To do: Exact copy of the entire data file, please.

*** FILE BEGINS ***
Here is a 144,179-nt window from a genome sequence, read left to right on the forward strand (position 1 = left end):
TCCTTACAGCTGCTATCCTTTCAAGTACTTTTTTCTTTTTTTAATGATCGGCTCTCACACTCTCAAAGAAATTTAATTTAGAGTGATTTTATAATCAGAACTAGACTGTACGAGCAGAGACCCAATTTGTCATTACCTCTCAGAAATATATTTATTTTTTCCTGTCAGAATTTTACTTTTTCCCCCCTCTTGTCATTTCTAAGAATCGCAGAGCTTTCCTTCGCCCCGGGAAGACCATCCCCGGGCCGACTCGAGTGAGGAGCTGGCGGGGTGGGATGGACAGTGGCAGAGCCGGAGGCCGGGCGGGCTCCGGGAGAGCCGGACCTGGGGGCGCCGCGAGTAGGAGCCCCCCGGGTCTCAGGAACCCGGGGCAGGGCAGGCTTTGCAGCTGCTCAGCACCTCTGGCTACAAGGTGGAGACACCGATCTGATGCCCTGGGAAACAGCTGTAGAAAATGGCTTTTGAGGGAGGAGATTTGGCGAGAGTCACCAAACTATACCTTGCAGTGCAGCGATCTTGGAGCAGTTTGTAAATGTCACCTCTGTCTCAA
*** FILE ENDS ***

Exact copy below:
Here is a 144,179-nt window from a genome sequence, read left to right on the forward strand (position 1 = left end):
TCCTTACAGCTGCTATCCTTTCAAGTACTTTTTTCTTTTTTTAATGATCGGCTCTCACACTCTCAAAGAAATTTAATTTAGAGTGATTTTATAATCAGAACTAGACTGTACGAGCAGAGACCCAATTTGTCATTACCTCTCAGAAATATATTTATTTTTTCCTGTCAGAATTTTACTTTTTCCCCCCTCTTGTCATTTCTAAGAATCGCAGAGCTTTCCTTCGCCCCGGGAAGACCATCCCCGGGCCGACTCGAGTGAGGAGCTGGCGGGGTGGGATGGACAGTGGCAGAGCCGGAGGCCGGGCGGGCTCCGGGAGAGCCGGACCTGGGGGCGCCGCGAGTAGGAGCCCCCCGGGTCTCAGGAACCCGGGGCAGGGCAGGCTTTGCAGCTGCTCAGCACCTCTGGCTACAAGGTGGAGACACCGATCTGATGCCCTGGGAAACAGCTGTAGAAAATGGCTTTTGAGGGAGGAGATTTGGCGAGAGTCACCAAACTATACCTTGCAGTGCAGCGATCTTGGAGCAGTTTGTAAATGTCACCTCTGTCTCAA